The Blind Leading the Blind

seamusmckinlay-theblindleadingtheblind.jpg In the world of internet building, one of the biggest issues you end up dealing with is web accessibility, an aspect of web standards and design that deals with the necessity of developing web content that can be clearly understood by those with dissabilities. Example: Images used for navigation (links) that aren’t properly labelled (with a tag of text for when the image isn’t shown) mean that a blind person is unable to get where they’re going within your site, and text that is too rigidly sized cannot be made bigger for the hard of seeing.
Thing is, the whole concept of designing whole chunks of code for the disabled is that they always seem more like a concept than a reality, like they are just these ghosts that the W3(a standards consortium) uses to scare us into behaving properly. But the other day I met a blind guy in my Presocratics class who’s JOB is going from website to website (public/government sites only) and evaluating their usability with a screenreader (software that reads the text out loud a la Stephen Hawking).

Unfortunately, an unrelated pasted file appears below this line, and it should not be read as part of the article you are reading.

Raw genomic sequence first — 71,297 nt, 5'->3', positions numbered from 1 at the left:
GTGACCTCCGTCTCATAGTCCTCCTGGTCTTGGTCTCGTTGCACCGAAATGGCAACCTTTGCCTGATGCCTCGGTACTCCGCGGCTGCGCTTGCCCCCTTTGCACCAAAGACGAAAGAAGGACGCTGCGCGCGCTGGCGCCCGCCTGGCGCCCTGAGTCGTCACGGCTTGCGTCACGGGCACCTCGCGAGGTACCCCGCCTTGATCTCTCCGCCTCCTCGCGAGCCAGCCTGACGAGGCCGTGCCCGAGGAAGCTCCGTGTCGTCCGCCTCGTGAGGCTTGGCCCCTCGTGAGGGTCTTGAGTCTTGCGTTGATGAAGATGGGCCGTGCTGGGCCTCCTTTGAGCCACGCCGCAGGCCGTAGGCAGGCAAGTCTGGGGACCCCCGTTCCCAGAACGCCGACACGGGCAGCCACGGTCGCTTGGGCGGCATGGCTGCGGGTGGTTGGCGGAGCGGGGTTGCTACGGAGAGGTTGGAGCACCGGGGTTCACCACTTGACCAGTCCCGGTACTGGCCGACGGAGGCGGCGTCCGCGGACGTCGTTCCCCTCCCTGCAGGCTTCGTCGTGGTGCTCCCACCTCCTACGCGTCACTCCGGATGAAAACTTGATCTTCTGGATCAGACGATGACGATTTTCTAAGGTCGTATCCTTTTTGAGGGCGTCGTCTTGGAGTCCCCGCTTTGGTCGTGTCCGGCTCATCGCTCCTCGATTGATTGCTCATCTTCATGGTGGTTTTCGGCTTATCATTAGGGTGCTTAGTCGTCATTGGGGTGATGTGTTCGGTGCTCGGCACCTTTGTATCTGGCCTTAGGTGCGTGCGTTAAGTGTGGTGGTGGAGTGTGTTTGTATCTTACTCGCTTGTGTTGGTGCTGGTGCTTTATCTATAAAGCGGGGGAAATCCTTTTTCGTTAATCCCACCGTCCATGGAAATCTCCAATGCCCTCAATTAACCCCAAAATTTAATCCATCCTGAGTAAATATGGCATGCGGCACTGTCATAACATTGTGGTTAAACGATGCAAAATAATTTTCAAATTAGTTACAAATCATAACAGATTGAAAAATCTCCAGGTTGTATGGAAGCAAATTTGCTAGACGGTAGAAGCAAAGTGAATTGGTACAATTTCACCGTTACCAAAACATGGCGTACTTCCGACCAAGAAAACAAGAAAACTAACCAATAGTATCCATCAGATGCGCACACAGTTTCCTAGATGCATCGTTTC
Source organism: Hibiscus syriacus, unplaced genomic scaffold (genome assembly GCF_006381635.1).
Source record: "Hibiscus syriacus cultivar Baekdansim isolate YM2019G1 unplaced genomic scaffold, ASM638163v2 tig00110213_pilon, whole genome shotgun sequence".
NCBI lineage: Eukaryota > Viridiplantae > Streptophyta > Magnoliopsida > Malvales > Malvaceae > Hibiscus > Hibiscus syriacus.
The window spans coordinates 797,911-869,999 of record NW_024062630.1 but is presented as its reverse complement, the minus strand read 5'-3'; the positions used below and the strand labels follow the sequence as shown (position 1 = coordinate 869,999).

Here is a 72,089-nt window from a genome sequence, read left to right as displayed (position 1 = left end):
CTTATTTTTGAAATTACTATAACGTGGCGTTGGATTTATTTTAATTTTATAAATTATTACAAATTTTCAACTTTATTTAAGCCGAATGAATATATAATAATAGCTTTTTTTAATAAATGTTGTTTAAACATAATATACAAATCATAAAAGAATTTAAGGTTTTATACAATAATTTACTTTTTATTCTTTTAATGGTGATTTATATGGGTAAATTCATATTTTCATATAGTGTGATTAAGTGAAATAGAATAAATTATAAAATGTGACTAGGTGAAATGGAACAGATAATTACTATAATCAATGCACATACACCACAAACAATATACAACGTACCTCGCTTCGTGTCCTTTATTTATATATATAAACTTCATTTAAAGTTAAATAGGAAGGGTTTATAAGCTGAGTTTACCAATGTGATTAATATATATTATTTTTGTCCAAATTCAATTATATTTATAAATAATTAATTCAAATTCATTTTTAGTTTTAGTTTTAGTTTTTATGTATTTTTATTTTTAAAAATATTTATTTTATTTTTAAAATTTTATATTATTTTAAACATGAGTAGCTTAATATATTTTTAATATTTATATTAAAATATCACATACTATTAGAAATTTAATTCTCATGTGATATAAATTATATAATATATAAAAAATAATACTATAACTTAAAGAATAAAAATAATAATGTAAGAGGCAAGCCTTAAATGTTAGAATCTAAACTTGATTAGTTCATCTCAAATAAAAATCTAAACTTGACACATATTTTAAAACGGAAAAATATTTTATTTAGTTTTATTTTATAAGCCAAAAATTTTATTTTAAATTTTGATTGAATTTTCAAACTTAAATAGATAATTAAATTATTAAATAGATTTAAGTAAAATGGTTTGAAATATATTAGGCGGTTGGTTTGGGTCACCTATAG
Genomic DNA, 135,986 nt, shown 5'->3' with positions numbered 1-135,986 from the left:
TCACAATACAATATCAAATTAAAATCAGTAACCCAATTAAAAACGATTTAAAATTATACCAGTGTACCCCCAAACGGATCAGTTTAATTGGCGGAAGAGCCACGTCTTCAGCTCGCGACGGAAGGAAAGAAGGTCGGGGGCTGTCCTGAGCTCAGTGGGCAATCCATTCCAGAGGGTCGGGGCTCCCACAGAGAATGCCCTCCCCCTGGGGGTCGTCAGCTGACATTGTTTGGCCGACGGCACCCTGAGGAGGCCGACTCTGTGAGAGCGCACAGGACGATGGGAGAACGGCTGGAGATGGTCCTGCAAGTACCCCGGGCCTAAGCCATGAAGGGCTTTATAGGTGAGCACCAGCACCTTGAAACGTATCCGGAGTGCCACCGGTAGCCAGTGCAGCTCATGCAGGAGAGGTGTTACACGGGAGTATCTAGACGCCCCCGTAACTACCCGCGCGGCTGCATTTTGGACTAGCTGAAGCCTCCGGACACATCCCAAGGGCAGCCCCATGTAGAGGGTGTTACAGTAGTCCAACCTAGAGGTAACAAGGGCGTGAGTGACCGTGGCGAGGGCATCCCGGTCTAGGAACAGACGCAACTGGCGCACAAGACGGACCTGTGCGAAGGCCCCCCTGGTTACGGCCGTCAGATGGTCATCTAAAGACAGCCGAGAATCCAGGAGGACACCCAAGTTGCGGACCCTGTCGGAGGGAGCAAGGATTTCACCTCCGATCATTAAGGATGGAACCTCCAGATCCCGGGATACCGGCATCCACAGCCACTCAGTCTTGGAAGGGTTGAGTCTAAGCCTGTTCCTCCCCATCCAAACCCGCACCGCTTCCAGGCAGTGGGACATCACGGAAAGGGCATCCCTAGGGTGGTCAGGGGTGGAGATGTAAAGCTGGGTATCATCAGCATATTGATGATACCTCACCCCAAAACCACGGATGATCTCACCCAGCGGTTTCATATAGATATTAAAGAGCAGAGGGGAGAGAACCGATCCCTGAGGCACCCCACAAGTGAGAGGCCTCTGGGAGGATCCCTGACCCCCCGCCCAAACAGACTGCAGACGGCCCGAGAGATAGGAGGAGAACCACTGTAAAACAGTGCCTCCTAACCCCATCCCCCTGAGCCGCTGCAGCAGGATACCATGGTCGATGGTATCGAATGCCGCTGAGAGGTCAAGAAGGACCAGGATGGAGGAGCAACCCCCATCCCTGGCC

He said that a lot of them were awful. And this was only sites that are REQUIRED to comply to accessibility standards, let alone the whole internet.

Obviously most people reading this are not web designers, but anyone who is should definitely take a look at that page and try to be as accomodating as possible to those less web-fortunate when you’re coding. It seems that the handicapped have even more to gain from electronic media than the sighted/well do (as newspapers don’t come in brail in the morning), so why not give them the best chance possible?

(image credit: The Blind Leading the Blind – Seamus McKinlay)

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